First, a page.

Just weeks after announcing the specs of the upcoming PlayStation 5, Sony has shared the first images of its new DualSense game controller for the PS5.
Sony is gearing up for the much-awaited release of the PlayStation 5, by starting to ship the console’s new controller “in its final design to developers”, to help them build the controller’s features into their games.
The PlayStation 5’s launch is expected towards the end of the year, and Sony is now giving us a glimpse at its new DualSense™ wireless controller – a replacement for the DualShock 4 controller that came with the PS4 back in 2013.
PlayStation 5 DualSense Controller
For the DualSense Controller, Sony says it has “decided to keep much of what gamers love about DualShock 4 intact, while also adding new functionality and refining the design.” After discussions with developers, it’s clear that the sense of touch hasn’t been a main focus in gameplay.
The same has applied to audio as well, but Sony is now making important innovations in the PS5 to offer developers the ability to really explore ways to increase gameplay immersion with the new controller.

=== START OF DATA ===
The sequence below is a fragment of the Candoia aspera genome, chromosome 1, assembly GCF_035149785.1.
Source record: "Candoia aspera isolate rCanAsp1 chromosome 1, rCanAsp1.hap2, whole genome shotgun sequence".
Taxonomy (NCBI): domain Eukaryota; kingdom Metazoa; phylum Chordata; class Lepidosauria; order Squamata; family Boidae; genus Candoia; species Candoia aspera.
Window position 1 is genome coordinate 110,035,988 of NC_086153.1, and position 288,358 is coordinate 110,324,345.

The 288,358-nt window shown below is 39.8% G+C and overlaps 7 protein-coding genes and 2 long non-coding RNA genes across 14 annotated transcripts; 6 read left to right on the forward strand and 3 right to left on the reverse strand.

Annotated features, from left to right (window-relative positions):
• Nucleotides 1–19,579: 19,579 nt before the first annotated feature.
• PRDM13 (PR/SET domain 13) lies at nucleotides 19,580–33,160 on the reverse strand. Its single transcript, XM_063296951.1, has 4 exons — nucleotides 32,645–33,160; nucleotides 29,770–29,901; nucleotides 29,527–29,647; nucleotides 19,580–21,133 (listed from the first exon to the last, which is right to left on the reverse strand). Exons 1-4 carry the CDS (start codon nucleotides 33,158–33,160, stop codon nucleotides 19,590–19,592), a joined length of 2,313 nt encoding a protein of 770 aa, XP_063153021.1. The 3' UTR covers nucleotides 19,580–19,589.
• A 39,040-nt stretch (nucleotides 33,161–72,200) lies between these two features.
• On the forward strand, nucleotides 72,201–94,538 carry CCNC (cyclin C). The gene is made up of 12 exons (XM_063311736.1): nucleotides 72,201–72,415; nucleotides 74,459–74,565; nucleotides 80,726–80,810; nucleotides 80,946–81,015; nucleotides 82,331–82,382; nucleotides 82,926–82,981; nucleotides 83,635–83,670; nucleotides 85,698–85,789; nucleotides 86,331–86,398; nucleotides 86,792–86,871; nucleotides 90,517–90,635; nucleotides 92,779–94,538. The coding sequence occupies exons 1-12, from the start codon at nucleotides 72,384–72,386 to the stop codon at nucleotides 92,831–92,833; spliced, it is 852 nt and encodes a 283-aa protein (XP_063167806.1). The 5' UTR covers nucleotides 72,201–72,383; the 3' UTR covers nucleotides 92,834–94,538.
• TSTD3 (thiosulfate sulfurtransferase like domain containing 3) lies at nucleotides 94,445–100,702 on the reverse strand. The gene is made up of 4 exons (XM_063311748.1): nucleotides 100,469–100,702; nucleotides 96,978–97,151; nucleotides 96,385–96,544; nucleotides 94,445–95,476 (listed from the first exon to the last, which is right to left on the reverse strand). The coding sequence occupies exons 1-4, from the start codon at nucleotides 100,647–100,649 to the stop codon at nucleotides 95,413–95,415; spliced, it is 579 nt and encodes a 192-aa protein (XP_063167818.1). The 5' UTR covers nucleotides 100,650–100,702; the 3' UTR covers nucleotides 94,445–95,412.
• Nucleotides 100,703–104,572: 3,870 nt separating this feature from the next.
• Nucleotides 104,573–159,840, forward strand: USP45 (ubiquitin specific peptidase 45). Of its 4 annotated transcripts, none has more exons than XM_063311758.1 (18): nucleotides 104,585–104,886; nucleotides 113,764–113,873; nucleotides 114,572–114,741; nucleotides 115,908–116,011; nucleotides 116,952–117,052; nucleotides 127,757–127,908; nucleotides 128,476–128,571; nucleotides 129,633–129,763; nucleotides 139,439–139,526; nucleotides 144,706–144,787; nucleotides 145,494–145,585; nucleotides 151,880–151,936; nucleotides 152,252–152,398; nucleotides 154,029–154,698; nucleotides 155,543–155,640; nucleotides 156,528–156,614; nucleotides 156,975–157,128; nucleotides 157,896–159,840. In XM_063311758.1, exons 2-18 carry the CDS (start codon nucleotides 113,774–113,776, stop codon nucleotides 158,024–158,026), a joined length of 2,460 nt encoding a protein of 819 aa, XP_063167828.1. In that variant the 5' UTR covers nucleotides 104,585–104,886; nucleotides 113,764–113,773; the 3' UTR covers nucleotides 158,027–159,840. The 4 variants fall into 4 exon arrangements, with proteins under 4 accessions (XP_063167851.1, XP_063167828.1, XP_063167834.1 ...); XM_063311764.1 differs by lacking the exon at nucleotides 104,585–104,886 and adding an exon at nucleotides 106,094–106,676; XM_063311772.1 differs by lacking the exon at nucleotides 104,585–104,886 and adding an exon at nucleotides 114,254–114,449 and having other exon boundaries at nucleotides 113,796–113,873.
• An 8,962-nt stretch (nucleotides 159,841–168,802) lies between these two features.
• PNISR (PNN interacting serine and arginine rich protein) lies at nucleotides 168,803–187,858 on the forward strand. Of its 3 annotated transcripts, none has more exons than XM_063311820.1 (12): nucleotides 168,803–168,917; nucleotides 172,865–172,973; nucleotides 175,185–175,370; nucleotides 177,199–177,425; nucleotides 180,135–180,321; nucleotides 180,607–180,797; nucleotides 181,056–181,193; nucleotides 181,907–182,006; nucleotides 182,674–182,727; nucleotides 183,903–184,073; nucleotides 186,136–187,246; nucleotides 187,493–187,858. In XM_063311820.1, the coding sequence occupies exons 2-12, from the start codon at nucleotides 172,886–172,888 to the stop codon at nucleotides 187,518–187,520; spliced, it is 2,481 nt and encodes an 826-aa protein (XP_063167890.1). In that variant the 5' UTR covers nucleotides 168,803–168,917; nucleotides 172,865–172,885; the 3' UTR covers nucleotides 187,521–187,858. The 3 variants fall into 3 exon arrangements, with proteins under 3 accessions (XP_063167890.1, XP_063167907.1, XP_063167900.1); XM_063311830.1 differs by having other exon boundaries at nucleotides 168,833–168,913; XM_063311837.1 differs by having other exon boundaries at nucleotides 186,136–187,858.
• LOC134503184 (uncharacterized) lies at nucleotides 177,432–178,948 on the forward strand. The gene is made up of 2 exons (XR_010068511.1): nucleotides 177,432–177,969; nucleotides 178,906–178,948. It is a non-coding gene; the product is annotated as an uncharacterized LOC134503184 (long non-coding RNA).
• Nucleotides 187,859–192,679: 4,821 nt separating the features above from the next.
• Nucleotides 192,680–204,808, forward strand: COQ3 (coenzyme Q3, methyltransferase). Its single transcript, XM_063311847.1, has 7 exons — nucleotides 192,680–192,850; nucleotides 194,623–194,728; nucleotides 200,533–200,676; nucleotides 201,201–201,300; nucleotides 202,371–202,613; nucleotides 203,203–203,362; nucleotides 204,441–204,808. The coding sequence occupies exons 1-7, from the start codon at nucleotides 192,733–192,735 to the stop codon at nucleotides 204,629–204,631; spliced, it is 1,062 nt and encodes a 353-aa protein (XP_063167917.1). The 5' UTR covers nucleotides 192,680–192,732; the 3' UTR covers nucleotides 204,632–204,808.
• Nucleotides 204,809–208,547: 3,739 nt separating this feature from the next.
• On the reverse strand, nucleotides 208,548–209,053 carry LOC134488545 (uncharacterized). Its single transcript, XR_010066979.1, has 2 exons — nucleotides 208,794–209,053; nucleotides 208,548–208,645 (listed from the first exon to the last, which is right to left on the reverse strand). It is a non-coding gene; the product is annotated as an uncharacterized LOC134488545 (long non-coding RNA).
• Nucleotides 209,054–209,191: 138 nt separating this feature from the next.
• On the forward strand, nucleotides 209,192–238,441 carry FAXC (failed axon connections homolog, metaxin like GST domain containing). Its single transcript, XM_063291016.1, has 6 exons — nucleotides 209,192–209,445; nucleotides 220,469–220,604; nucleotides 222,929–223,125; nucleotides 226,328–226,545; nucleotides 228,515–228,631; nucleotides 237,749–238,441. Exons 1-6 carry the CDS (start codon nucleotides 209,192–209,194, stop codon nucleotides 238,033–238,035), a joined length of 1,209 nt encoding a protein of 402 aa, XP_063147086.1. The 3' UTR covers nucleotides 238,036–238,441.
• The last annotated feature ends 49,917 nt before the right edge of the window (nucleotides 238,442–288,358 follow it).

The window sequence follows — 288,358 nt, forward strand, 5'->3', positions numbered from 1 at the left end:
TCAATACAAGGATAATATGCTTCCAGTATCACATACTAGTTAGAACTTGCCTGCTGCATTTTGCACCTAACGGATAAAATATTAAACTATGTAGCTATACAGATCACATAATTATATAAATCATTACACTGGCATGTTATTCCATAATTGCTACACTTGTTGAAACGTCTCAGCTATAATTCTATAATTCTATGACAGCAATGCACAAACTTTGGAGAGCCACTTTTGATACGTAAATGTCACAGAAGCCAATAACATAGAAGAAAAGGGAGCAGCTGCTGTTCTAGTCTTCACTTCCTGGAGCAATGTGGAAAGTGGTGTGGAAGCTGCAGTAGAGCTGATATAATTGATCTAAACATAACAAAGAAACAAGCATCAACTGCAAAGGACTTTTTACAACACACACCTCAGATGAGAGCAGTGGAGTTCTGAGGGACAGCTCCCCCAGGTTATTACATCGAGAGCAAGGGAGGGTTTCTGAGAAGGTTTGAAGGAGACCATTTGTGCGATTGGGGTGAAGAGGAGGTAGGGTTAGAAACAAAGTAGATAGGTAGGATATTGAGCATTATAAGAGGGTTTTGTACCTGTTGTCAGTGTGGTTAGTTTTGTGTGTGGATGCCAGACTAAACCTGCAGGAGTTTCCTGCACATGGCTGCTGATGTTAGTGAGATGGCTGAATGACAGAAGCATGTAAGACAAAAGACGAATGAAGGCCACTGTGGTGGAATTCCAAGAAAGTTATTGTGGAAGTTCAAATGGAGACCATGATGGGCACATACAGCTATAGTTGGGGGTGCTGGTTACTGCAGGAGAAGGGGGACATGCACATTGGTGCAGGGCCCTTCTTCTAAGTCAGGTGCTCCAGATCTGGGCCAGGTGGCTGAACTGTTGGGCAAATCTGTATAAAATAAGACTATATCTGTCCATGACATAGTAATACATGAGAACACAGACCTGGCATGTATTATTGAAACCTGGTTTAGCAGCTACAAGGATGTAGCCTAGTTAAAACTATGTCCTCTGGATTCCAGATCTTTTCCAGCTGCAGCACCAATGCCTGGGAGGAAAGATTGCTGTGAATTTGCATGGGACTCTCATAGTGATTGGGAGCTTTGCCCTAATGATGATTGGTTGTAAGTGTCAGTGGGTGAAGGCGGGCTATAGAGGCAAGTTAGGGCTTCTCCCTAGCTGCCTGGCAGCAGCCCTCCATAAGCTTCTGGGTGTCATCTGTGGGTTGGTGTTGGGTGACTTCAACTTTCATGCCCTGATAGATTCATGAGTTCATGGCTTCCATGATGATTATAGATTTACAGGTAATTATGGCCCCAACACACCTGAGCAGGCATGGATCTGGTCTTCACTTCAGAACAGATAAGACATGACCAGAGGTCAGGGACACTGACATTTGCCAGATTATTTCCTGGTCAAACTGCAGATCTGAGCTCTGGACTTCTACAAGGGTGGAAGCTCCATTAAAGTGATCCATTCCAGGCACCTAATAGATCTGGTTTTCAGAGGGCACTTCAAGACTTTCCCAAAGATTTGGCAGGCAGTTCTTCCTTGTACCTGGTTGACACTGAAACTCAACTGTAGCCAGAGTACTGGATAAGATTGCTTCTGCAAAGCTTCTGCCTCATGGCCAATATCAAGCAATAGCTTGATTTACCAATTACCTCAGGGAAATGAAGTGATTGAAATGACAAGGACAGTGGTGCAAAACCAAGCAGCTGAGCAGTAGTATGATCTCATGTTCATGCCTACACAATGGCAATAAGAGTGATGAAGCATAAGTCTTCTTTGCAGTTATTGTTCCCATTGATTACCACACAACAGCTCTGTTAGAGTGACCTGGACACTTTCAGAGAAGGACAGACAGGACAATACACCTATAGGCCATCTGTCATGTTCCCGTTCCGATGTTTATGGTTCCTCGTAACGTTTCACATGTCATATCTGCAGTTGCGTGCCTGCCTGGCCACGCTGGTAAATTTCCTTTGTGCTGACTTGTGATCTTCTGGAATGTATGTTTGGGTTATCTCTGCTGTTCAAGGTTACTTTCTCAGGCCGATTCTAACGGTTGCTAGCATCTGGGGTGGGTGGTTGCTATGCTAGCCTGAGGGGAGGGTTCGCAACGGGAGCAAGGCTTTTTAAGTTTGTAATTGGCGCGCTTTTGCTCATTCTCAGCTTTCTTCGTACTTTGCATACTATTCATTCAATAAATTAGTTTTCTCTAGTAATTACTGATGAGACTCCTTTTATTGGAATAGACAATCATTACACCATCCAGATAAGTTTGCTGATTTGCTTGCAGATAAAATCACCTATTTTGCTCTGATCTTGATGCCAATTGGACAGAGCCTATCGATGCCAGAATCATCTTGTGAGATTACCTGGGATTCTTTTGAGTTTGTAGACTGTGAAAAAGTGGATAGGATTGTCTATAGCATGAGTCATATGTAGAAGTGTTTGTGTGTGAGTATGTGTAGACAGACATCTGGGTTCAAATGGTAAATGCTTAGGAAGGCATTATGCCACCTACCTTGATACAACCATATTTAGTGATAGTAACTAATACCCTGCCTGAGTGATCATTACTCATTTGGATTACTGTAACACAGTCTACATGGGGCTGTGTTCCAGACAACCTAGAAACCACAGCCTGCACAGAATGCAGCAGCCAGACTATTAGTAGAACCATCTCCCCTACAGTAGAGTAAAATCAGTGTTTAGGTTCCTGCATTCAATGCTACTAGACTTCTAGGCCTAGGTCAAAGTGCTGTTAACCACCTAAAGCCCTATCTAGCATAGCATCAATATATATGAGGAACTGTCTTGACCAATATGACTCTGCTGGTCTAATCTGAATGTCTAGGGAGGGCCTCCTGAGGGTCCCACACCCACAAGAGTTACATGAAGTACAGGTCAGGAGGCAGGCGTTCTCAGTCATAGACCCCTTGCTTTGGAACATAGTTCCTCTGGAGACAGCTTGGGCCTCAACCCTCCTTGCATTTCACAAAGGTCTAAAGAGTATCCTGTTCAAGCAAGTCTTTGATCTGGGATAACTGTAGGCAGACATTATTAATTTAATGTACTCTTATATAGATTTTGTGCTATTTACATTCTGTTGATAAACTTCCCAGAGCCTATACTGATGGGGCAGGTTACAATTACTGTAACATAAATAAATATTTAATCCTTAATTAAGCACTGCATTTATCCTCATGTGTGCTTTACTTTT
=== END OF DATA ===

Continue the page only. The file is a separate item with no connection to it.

As a result, it has adopted haptic feedback, adding “powerful sensations” that gamers will feel while they play. This could be something like “the slow grittiness of driving a car through mud”, for example. Sony has also added adaptive triggers into the L2 and R2 buttons of the new controller to give a much better idea of the tension of certain gaming actions – things like “drawing a bow to shoot an arrow”, for example.
These features have been added without making the hardware bulkier. Engineer have, however, changed the angle of the controller’s hand triggers and made some small changes to its grip.
In terms of buttons, there is no “Share” button anymore, but Sony says it’s not actually going away. As explained in the announcement, “we’ve built upon the success of our industry-first Share button to bring you a new ‘Create’ button feature.”
DualSense will also include a built-in microphone array, allowing players to chat without a headset, but if you’d like to do this more often it’s probably best if you have a proper headset.
This time round, Sony has gone with two-toned design, an has changed the position of the light bar to either side of the touch pad to give it “an extra pop.” On DualShock 4, the light bar appeared on the top of the controller.
Sony says it has tested the DualSense with “a wide range of gamers with a variety of hand sizes,” to get the right comfort and ergonomics that would suit everyone. As Hideaki Nishino
Senior Vice President of Platform Planning & Management explained,
“We want gamers to feel like the controller is an extension of themselves when they’re playing – so much so that they forget that it’s even in their hands!”
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